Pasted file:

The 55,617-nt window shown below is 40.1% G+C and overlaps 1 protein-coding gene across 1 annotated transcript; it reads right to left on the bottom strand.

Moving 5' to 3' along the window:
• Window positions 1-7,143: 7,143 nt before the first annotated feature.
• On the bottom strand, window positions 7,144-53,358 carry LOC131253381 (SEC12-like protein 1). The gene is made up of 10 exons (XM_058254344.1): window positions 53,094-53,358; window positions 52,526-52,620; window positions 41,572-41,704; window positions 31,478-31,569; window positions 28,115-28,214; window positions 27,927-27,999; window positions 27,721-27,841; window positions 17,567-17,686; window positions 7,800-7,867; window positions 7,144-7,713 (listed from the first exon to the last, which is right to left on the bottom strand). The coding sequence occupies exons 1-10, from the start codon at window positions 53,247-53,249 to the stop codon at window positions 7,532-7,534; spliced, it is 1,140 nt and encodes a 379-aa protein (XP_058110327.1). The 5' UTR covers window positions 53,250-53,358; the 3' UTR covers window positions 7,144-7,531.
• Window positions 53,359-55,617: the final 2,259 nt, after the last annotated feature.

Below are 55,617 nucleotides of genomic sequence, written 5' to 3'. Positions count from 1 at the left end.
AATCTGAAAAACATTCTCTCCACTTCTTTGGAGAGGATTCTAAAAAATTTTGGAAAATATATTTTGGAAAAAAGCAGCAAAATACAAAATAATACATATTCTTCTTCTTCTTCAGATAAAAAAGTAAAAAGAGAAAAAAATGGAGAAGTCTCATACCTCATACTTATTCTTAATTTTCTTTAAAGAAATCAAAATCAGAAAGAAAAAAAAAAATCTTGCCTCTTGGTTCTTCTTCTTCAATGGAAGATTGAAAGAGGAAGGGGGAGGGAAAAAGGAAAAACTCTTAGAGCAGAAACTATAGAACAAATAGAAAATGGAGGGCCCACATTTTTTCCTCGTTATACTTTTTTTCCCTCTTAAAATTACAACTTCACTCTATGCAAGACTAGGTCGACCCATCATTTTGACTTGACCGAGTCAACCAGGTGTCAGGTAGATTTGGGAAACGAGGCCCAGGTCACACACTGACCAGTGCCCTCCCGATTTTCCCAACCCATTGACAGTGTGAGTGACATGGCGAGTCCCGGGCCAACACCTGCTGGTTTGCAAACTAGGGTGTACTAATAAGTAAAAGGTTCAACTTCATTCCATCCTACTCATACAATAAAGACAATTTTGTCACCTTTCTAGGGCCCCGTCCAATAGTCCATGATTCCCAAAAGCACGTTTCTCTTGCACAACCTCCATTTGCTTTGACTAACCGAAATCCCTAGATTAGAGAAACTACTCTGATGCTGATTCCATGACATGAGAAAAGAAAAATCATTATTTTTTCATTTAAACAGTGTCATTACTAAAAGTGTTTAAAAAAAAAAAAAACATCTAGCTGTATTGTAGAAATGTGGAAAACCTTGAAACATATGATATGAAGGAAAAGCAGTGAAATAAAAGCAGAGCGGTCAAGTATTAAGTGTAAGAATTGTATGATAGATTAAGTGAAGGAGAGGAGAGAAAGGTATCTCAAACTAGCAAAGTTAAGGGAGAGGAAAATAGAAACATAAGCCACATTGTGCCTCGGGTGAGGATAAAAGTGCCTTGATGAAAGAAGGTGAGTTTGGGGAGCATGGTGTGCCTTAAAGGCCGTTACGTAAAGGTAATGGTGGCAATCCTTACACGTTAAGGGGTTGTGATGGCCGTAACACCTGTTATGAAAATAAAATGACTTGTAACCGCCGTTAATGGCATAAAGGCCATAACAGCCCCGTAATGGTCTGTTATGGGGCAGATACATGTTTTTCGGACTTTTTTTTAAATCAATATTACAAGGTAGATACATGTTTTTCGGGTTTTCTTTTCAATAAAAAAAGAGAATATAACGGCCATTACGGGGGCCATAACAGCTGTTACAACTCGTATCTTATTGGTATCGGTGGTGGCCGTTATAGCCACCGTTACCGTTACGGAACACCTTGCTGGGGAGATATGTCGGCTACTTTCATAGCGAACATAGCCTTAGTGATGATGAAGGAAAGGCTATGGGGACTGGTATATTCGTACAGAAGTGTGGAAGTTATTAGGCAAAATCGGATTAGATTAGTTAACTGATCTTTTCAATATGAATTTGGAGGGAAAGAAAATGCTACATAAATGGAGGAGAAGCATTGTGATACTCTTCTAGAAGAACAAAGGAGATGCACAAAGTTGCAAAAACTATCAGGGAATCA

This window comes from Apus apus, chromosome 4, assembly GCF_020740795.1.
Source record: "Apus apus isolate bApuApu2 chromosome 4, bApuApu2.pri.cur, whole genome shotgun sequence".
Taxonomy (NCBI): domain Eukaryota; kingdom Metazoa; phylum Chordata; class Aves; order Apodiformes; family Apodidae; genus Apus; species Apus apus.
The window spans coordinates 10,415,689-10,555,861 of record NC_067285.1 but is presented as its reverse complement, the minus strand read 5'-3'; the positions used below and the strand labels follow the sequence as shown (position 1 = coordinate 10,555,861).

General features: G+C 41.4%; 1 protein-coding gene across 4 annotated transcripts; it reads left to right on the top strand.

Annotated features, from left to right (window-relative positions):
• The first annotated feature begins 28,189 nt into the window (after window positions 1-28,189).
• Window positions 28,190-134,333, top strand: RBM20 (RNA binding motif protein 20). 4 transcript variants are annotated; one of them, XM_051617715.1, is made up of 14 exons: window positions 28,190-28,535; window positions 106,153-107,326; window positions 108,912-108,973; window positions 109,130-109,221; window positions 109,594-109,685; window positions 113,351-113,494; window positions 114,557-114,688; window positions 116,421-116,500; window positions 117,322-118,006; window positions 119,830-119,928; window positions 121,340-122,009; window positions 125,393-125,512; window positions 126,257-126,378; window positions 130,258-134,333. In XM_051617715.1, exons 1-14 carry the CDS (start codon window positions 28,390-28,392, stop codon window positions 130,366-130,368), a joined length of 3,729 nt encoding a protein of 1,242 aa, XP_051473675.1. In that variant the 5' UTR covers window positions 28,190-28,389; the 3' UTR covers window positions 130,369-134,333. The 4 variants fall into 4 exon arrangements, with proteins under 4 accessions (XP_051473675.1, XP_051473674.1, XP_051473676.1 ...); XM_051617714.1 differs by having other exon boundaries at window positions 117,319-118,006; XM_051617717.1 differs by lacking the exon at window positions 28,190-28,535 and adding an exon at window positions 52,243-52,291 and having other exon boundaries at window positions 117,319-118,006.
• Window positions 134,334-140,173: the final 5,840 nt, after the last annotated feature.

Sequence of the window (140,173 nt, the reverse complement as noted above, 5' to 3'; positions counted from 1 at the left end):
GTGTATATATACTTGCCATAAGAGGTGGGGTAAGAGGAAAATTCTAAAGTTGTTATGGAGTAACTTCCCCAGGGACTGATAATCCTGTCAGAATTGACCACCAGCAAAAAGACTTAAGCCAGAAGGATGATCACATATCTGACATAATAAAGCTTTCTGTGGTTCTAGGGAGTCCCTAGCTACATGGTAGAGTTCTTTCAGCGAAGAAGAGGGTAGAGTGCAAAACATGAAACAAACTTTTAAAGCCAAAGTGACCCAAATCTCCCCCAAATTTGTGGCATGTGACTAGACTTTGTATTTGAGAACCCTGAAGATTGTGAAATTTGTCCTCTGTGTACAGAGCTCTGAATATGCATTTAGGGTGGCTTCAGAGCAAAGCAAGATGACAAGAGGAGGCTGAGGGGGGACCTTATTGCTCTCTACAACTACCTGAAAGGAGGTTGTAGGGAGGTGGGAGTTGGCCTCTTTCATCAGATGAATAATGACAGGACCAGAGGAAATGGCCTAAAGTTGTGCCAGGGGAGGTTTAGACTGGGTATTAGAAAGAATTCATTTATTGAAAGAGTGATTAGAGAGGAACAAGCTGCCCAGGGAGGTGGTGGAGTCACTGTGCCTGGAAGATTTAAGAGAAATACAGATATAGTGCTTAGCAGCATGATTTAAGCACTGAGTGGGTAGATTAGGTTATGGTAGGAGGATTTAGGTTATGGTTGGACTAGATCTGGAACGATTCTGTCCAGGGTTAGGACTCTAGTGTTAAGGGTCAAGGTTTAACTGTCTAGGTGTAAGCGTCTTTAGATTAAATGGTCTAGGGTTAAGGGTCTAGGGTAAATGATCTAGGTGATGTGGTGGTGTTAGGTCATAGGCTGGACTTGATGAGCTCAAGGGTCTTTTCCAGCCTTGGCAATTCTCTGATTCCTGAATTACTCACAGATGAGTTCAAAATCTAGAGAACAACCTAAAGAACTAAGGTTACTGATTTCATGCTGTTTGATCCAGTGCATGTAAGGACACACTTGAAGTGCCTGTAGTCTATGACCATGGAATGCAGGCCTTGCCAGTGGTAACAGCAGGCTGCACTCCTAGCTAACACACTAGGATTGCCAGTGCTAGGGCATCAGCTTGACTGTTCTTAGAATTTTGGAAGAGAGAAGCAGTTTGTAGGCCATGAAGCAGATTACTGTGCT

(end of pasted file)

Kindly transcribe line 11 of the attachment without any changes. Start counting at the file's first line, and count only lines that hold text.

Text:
The window spans coordinates 10,415,689-10,555,861 of record NC_067285.1 but is presented as its reverse complement, the minus strand read 5'-3'; the positions used below and the strand labels follow the sequence as shown (position 1 = coordinate 10,555,861).